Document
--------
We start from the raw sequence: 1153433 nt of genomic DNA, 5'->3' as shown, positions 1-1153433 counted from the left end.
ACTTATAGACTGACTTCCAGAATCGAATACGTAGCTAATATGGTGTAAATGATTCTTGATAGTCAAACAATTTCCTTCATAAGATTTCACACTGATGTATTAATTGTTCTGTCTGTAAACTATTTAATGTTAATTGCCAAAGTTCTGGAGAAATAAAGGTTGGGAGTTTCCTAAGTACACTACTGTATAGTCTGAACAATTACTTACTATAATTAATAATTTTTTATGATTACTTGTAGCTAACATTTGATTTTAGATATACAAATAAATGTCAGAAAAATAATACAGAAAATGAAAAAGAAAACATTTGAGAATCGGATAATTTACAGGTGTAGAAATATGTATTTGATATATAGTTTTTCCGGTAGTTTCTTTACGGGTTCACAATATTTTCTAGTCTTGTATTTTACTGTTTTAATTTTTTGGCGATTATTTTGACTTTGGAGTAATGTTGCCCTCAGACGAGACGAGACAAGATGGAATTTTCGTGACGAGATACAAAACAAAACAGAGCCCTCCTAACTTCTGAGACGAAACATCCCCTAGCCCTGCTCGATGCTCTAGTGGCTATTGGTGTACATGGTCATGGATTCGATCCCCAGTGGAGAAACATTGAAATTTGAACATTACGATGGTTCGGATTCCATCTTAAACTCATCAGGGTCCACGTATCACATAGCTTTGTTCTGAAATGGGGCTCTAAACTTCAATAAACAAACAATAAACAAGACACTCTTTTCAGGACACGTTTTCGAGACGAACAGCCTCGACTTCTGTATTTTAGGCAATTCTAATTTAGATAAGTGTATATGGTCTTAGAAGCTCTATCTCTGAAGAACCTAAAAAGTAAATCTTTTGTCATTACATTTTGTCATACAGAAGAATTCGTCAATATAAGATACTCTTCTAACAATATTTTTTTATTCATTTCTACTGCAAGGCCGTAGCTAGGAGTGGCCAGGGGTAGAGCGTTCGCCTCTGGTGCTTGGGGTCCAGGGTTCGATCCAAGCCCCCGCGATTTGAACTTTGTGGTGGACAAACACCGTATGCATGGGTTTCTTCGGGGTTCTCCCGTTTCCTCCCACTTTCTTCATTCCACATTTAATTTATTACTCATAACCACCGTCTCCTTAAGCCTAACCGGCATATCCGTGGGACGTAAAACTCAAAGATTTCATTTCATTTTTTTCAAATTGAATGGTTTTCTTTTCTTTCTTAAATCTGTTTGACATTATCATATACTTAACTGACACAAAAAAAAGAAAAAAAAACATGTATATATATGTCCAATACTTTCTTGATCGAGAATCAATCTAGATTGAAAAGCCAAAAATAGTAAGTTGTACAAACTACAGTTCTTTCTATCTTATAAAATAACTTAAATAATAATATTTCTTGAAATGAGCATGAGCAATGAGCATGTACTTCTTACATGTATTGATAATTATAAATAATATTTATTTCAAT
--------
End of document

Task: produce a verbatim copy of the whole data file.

We start from the raw sequence: 1153433 nt of genomic DNA, 5'->3' as shown, positions 1-1153433 counted from the left end.
ACTTATAGACTGACTTCCAGAATCGAATACGTAGCTAATATGGTGTAAATGATTCTTGATAGTCAAACAATTTCCTTCATAAGATTTCACACTGATGTATTAATTGTTCTGTCTGTAAACTATTTAATGTTAATTGCCAAAGTTCTGGAGAAATAAAGGTTGGGAGTTTCCTAAGTACACTACTGTATAGTCTGAACAATTACTTACTATAATTAATAATTTTTTATGATTACTTGTAGCTAACATTTGATTTTAGATATACAAATAAATGTCAGAAAAATAATACAGAAAATGAAAAAGAAAACATTTGAGAATCGGATAATTTACAGGTGTAGAAATATGTATTTGATATATAGTTTTTCCGGTAGTTTCTTTACGGGTTCACAATATTTTCTAGTCTTGTATTTTACTGTTTTAATTTTTTGGCGATTATTTTGACTTTGGAGTAATGTTGCCCTCAGACGAGACGAGACAAGATGGAATTTTCGTGACGAGATACAAAACAAAACAGAGCCCTCCTAACTTCTGAGACGAAACATCCCCTAGCCCTGCTCGATGCTCTAGTGGCTATTGGTGTACATGGTCATGGATTCGATCCCCAGTGGAGAAACATTGAAATTTGAACATTACGATGGTTCGGATTCCATCTTAAACTCATCAGGGTCCACGTATCACATAGCTTTGTTCTGAAATGGGGCTCTAAACTTCAATAAACAAACAATAAACAAGACACTCTTTTCAGGACACGTTTTCGAGACGAACAGCCTCGACTTCTGTATTTTAGGCAATTCTAATTTAGATAAGTGTATATGGTCTTAGAAGCTCTATCTCTGAAGAACCTAAAAAGTAAATCTTTTGTCATTACATTTTGTCATACAGAAGAATTCGTCAATATAAGATACTCTTCTAACAATATTTTTTTATTCATTTCTACTGCAAGGCCGTAGCTAGGAGTGGCCAGGGGTAGAGCGTTCGCCTCTGGTGCTTGGGGTCCAGGGTTCGATCCAAGCCCCCGCGATTTGAACTTTGTGGTGGACAAACACCGTATGCATGGGTTTCTTCGGGGTTCTCCCGTTTCCTCCCACTTTCTTCATTCCACATTTAATTTATTACTCATAACCACCGTCTCCTTAAGCCTAACCGGCATATCCGTGGGACGTAAAACTCAAAGATTTCATTTCATTTTTTTCAAATTGAATGGTTTTCTTTTCTTTCTTAAATCTGTTTGACATTATCATATACTTAACTGACACAAAAAAAAGAAAAAAAAACATGTATATATATGTCCAATACTTTCTTGATCGAGAATCAATCTAGATTGAAAAGCCAAAAATAGTAAGTTGTACAAACTACAGTTCTTTCTATCTTATAAAATAACTTAAATAATAATATTTCTTGAAATGAGCATGAGCAATGAGCATGTACTTCTTACATGTATTGATAATTATAAATAATATTTATTTCAAT